Shetland Sheep in an orchard
We acquired a small flock of Shetland sheep during the course of 2005. The purpose of the sheep is two-fold: to mow the grass in part of the orchard and to fertilize the trees. The high-quality fleece, in eleven natural colours, is the by-product which we sell to weavers, knitters and felters.
Shetland sheep are a “primitive” breed – i.e. they have not been bred multiple birthing, fast growth etc. They are hardy, easy to lamb and are happy on a predominantly grass/hay diet. The roots of the Shetland Sheep go back over a thousand years, probably to sheep brought to the Shetland Islands by Viking settlers. They belong to the Northern European short-tailed group which also contains the Finnsheep, Norwegian Spaelsau, Icelandics, Romanovs and others. ▲
Flock size and breeding issues
Three registered ewes and five wethers (two castrated as lambs, the other three as adults) arrived in two batches in 2005. We will be breeding the ewes to registered rams until we reach a sustainable flock size of 20 animals, equivalent to a stocking rate of about six sheep per acre of currently fenced in orchard. Given the small numbers involved we decided to take the risk of relying on outside rams for the first few years. Were we to be lucky enough to produce a good herd-sire of our own, we will likely opt for a closed flock model. The primary purpose of the flock is to supplement the management of our no-spray apple orchard, rather than to sell lambs. ▲
We fenced in a 3.25 acre section of the orchard as well as a 50 by 50 paddock adjacent to the barn in the spring of 2005. We drove in cedar stakes at 10 foot intervals (8 feet lengths, minimum diameter 4 inches) with a post hammer attached to a backhoe as the terrain is extremely rocky. Posts were driven down to frost-line. A sawmill cut us 6-8 inch boards one inch thick from fresh white pine logs. Rather than cut all the boards to exact lengths (as post spacing was variable to the extent of +/- 10%) we nailed in the boards in an offset pattern, with one pair of posts carrying three boards, the next one carrying four boards etc. We stapled 4-inch wide strips of welded wire along the two lowest gaps in the boards to ensure total exclusion of the plentiful coyote and dog population.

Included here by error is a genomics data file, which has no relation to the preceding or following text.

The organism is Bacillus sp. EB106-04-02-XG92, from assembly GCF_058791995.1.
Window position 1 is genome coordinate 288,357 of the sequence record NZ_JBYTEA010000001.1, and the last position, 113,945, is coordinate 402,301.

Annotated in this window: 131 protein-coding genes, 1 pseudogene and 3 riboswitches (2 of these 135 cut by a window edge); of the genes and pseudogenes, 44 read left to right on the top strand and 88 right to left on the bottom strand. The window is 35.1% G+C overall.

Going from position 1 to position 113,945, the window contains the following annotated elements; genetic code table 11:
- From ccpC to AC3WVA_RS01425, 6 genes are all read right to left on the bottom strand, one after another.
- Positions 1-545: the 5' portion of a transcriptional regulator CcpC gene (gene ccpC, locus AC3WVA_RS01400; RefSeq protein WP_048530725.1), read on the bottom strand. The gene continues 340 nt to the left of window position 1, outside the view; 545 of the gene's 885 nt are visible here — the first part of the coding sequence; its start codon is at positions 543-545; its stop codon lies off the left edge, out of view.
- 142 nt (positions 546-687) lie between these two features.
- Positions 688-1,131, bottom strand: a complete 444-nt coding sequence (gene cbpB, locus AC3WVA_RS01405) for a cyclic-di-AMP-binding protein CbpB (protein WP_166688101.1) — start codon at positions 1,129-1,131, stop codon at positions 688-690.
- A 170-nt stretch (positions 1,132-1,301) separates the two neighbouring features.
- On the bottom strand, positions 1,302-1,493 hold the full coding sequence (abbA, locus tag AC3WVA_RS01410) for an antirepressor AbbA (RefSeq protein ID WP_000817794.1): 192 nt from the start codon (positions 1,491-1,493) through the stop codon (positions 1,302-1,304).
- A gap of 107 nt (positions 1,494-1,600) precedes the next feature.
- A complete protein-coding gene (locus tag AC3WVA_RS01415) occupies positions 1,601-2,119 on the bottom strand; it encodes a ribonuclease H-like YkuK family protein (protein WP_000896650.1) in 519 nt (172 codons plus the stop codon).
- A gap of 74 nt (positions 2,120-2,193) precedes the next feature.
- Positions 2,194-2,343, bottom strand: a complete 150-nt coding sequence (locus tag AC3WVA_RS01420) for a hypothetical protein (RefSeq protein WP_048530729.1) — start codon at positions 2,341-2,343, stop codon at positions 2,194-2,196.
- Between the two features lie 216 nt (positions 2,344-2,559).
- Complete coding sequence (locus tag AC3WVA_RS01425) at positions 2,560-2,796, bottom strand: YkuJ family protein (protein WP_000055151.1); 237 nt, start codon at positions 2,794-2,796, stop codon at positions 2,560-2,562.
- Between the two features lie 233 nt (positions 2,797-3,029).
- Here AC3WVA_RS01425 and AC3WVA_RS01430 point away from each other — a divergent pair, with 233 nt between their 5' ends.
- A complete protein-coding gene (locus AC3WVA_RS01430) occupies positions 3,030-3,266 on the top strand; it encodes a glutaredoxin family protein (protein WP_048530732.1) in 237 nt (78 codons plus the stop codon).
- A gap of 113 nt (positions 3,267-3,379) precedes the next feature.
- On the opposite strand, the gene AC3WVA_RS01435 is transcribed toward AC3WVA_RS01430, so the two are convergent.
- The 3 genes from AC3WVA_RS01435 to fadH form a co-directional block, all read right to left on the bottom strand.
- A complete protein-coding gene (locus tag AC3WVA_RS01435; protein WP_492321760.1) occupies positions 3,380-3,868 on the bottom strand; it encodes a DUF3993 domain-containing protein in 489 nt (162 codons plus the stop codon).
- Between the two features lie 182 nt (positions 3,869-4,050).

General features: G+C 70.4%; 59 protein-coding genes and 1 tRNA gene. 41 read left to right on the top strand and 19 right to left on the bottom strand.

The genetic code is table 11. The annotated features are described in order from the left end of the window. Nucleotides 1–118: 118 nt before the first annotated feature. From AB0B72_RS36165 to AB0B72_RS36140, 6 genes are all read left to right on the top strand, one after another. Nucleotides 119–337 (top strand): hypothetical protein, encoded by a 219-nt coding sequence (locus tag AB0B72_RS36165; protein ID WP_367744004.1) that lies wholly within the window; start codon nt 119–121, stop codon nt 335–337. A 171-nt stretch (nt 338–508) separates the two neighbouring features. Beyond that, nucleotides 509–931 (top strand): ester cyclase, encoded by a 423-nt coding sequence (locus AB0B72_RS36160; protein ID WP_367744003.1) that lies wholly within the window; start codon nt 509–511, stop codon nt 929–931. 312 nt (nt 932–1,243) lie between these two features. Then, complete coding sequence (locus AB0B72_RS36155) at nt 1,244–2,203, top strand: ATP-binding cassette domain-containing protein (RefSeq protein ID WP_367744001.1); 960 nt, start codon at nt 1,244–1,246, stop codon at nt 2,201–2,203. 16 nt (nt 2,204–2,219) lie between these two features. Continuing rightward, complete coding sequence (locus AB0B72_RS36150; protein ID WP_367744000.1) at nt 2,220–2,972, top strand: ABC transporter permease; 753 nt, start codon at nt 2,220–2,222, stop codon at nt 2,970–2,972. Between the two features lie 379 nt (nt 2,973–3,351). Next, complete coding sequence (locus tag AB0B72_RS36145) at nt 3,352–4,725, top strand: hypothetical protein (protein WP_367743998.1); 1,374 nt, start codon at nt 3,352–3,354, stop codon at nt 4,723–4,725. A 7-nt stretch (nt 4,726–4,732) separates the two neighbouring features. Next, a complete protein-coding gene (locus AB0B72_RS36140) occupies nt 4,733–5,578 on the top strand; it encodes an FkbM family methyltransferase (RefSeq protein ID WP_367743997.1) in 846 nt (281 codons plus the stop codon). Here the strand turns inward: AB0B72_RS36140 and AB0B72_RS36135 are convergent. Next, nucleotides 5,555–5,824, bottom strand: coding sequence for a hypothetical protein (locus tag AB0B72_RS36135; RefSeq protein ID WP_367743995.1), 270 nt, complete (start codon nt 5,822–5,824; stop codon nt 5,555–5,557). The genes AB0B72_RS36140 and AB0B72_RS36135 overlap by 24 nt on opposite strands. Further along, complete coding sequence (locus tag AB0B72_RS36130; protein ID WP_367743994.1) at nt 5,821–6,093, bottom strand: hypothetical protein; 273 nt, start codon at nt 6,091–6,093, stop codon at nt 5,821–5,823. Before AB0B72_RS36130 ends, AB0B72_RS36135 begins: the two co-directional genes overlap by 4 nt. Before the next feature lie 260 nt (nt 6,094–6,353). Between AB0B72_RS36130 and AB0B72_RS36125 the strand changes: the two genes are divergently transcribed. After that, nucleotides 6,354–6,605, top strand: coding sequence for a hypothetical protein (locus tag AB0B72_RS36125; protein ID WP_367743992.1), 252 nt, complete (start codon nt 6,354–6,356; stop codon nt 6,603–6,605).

The result is an attractive alternative to a page-wire fence for an all-in materials price of C$1.50 per linear foot. We have no issues with sagging wire, no need for braced posts, and it doubles as a snow fence along most of our long driveway. Needless to say, we get heavy snowfalls, which can play havoc with permanently installed electric fencing. These advantages, along with the marketing value of a “pretty” fence, justified the cost. Were we to extend fencing to the back of the property, where the coyote threat is more significant, we would consider high-tensile fencing on cedar stakes as well as a more substantial guardian presence. ▲
Guardians and herding
A lot of time was spent worrying about both issues, with little effect. Not knowing anything about sheep and being reluctant to spend time investigating issues unconnected to fruit production meant that many of our early concerns turned out to be misplaced. The pasture is small enough for the flock to respond to a whistled call which they associate with a sweet evening snack, so they are very easy to call back into the barn. And if some of them are distracted by other noises (traffic, the horses across the road, the neighbouring dogs), we rely on our bellwether, Troy, who is something of a greedy goat with a keen ear…